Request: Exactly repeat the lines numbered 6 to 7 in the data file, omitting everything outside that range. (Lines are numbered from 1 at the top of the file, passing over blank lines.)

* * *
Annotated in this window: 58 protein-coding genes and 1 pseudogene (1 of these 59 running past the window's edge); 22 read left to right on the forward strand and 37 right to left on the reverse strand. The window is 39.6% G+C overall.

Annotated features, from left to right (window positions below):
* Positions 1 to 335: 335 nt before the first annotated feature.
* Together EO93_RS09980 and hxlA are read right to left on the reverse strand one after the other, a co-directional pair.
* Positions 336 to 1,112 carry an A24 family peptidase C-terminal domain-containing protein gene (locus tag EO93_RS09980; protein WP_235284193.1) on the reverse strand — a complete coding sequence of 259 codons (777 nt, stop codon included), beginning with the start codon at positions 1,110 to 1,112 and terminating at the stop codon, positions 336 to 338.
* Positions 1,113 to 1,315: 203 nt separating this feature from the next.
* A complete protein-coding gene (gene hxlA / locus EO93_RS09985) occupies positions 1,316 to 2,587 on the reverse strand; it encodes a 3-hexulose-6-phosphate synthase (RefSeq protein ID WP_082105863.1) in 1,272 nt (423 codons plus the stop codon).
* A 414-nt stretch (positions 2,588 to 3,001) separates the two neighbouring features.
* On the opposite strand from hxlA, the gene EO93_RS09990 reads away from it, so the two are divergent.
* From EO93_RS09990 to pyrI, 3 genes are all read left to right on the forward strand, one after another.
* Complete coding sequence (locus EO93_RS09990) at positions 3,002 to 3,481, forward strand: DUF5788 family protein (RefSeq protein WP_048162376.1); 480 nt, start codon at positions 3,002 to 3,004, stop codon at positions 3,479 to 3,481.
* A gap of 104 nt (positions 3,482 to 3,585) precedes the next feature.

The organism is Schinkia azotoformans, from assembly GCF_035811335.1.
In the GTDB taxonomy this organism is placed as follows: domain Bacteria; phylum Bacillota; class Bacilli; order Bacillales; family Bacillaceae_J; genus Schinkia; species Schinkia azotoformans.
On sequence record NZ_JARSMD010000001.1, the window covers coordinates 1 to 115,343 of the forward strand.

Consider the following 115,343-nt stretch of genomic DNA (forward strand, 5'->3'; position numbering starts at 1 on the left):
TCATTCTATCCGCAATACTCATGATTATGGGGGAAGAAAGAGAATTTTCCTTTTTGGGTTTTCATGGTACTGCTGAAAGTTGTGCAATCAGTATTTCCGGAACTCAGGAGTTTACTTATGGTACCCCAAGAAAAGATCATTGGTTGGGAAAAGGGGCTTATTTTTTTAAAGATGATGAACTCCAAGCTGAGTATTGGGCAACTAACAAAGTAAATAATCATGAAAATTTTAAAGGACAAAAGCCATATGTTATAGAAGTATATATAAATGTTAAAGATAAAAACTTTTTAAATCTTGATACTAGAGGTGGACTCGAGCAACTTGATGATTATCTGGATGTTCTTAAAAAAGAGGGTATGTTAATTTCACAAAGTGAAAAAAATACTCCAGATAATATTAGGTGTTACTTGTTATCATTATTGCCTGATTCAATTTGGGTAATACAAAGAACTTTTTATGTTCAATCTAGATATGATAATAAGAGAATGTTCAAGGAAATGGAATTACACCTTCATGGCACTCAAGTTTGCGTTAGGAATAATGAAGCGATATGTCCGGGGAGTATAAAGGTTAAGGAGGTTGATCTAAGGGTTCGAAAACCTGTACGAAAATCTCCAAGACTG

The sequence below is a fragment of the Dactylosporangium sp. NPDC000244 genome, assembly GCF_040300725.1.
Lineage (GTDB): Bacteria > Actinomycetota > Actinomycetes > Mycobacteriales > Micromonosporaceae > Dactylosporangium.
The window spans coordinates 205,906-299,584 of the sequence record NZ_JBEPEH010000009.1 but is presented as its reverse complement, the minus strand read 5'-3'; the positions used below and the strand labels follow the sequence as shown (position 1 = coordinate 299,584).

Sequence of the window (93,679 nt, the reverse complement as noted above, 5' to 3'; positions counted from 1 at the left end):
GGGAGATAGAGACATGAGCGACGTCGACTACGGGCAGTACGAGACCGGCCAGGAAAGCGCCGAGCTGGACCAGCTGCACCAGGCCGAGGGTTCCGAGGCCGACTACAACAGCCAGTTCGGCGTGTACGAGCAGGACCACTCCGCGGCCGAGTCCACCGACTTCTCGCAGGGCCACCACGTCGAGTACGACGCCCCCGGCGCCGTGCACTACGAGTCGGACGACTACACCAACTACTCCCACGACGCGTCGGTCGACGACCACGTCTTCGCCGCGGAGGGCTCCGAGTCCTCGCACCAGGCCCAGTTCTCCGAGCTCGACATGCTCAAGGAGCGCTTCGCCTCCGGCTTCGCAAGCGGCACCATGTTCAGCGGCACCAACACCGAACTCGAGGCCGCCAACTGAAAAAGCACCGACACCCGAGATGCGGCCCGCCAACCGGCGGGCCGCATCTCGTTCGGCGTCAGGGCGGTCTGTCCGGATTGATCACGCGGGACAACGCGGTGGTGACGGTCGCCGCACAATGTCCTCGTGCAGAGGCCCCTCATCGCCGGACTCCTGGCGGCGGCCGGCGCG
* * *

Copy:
* Positions 1,113 to 1,315: 203 nt separating this feature from the next.
* A complete protein-coding gene (gene hxlA / locus EO93_RS09985) occupies positions 1,316 to 2,587 on the reverse strand; it encodes a 3-hexulose-6-phosphate synthase (RefSeq protein ID WP_082105863.1) in 1,272 nt (423 codons plus the stop codon).